Give Me A Spoon, Exhibition at Atta Gallery

This Fantastic exhibition at Atta has been extended until  Sat 15th Nov! 

The jewellery gallery in Bangkok is currently home to a collection of amazing wearable objects, all developed from the idea of a simple spoon.

The artists featured all have their own unique approach to this humble utensil, demonstrating various techniques and a utilising a variety of materials.

 Albert Setyawan, ceramic wearable "spoons"

Albert Setyawan, ceramic wearable "spoons"

 Ho Koo's side scoop spoon and precious  "grains"

Ho Koo's side scoop spoon and precious  "grains"

  Poly Nikolopoulou  unusual, textured spoons

Poly Nikolopoulou unusual, textured spoons

 Simon Cottrell's spoon  Silver +10% Zinc alloy, Monel, Recycled woven nylon cord.    You can see Cottrell's work at Schmuck Munich, where he has been selected to show next year!

Simon Cottrell's spoon Silver +10% Zinc alloy, Monel, Recycled woven nylon cord.

You can see Cottrell's work at Schmuck Munich, where he has been selected to show next year!

 

I am a lover of spoons, using them to mix and make my work which themselves become records of the colours and textures that I use.

 One of my Hewn rings and a spoon from my studio.

One of my Hewn rings and a spoon from my studio.

The idea is to challenge artists to create something that they do not normally create and exercise their creativity by translating their practice into a new kind of work. Most importantly, it is for the artists to have fun!" - Vipoo Srivilasa, Curator (you can view the website here)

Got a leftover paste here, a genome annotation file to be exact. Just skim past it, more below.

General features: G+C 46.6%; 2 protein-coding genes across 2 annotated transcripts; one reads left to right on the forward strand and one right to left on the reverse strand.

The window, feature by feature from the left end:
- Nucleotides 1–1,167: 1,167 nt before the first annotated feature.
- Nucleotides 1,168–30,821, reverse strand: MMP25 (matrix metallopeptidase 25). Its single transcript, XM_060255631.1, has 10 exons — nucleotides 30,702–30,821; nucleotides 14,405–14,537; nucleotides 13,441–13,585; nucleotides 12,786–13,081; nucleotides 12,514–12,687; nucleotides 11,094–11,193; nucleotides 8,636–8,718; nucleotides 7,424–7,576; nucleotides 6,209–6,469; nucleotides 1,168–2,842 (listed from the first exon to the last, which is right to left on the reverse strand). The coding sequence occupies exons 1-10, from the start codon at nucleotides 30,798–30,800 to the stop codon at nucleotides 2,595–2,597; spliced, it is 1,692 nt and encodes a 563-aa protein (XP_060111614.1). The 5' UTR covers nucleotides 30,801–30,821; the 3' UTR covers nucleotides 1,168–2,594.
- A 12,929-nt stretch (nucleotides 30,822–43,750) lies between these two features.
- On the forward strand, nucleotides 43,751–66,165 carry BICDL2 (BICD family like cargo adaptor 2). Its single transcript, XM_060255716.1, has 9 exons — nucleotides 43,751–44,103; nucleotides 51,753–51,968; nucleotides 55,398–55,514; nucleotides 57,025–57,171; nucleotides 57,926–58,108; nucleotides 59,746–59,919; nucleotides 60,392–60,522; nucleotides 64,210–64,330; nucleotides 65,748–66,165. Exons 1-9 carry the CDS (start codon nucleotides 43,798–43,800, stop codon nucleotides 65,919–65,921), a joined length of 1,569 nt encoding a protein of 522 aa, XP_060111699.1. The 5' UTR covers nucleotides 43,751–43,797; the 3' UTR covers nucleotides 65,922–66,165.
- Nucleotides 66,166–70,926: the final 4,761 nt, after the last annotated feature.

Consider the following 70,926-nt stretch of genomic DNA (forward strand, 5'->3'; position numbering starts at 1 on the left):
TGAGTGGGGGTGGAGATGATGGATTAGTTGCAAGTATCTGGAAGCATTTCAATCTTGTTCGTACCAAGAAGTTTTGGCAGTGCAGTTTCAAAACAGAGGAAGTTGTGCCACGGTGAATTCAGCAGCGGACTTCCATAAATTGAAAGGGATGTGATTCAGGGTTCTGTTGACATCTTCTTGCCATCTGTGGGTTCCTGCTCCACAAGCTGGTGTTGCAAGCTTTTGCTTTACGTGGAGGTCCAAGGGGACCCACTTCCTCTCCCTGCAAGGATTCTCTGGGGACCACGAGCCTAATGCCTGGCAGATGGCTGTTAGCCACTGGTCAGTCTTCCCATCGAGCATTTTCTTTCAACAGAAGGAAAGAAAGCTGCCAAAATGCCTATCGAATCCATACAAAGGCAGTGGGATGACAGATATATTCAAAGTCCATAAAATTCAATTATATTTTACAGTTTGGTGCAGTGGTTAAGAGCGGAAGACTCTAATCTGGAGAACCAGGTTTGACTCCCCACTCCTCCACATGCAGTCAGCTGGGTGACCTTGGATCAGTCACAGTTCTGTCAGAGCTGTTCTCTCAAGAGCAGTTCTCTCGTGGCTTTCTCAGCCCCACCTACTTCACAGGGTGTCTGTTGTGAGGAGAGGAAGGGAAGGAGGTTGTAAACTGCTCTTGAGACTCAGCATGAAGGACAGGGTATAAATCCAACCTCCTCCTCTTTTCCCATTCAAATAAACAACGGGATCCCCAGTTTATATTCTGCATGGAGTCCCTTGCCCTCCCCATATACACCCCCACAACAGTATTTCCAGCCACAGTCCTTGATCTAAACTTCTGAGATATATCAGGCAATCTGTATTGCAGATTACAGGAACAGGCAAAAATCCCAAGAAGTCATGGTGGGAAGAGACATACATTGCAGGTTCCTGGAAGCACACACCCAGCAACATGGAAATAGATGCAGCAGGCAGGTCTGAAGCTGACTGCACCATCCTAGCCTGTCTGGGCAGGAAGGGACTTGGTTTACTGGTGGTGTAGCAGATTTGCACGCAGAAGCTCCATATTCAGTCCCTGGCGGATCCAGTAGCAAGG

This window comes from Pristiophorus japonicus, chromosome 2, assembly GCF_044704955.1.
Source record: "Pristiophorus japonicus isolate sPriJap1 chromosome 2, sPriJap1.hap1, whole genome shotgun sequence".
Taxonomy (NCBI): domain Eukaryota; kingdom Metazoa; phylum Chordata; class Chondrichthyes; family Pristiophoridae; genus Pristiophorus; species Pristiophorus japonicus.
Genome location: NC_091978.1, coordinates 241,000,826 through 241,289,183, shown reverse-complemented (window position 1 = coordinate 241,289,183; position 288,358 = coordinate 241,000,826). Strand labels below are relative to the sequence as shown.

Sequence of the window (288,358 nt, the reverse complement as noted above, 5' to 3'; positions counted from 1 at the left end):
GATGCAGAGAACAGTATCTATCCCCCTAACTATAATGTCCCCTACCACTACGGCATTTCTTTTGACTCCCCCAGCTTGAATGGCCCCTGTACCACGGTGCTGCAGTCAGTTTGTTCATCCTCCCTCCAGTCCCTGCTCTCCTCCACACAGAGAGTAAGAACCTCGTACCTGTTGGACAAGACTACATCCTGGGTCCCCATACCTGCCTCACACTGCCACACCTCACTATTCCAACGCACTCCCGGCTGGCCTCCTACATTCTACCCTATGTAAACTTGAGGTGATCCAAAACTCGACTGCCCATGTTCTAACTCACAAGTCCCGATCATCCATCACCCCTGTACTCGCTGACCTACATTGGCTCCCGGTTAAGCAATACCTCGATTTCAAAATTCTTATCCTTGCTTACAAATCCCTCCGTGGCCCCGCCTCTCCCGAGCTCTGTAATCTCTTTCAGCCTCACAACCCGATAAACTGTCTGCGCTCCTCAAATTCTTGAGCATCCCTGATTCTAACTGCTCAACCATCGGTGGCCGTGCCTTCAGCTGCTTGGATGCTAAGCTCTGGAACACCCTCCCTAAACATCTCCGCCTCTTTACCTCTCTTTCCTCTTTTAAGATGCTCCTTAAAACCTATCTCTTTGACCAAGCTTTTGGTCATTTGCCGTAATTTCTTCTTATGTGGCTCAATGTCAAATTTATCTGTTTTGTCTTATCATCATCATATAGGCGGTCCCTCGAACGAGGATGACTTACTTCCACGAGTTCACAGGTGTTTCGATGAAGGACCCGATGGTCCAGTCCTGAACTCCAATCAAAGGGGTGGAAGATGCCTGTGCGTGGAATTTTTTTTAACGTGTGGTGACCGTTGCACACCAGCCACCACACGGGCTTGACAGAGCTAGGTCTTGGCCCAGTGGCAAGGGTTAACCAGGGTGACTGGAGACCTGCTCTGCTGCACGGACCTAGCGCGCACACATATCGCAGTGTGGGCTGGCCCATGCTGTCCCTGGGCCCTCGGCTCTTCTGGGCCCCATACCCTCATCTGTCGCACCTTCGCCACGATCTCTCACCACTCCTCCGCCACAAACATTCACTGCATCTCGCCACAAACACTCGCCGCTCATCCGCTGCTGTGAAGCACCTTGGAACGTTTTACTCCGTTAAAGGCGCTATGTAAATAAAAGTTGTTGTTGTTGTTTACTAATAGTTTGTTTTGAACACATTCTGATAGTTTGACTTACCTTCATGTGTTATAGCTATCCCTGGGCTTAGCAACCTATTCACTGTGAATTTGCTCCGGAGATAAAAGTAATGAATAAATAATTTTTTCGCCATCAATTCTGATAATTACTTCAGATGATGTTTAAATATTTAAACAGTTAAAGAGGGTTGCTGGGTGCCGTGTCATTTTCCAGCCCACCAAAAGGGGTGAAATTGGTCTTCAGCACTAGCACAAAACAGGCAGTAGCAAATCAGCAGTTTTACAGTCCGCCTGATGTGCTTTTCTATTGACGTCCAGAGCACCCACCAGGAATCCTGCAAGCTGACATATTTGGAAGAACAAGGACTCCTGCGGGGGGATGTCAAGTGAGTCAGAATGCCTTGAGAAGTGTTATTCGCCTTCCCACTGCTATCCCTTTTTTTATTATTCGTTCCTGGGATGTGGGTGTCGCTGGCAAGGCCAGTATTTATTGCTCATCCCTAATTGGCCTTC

For this exhibition it was a chance to take an everyday object and explore it's shape, symbolic meanings or function with the individual artists creating their own interpretation of a spoon. The simple brief allows exploration of ideas and materials leading to a fabulous array of textures and shapes and making a familiar object into a wearable, thoughtful piece of art.

 Yiumsiri Vantanapindu

Yiumsiri Vantanapindu

Whether a usable object or decorative, spoons have many meanings. Love spoons were a folk tradition, made by young men and given as a token of their affection to a woman they admired. The wooden carvings were a chance for them to show their skill, taking time and patience. The complicated shapes and symbols  communicated how deeply they admired their loved one. If a girl accepted a spoon form a suitor she might then wear it or tie it to her clothing to show that she was taken, in a similar way to an engagement ring. Even more of a reason for them being the perfect focus for a jewellery gallery!

For practical purposes wearable spoons make sense. In a nomadic lifestyle you would carry the objects that you used daily. They were useful, and therefore precious and important. 

 Spoons in my studio

Spoons in my studio

Easily overlooked, the spoon is simple & reliable, perfectly formed for it's purpose and a daily necessity. I am happy to celebrate this essential tool (and I couldn't polish off my dessert without it!).

Hooray for the beautiful, useful spoon!

You can see plenty more pictures from the exhibition here on the Atta Facebook page.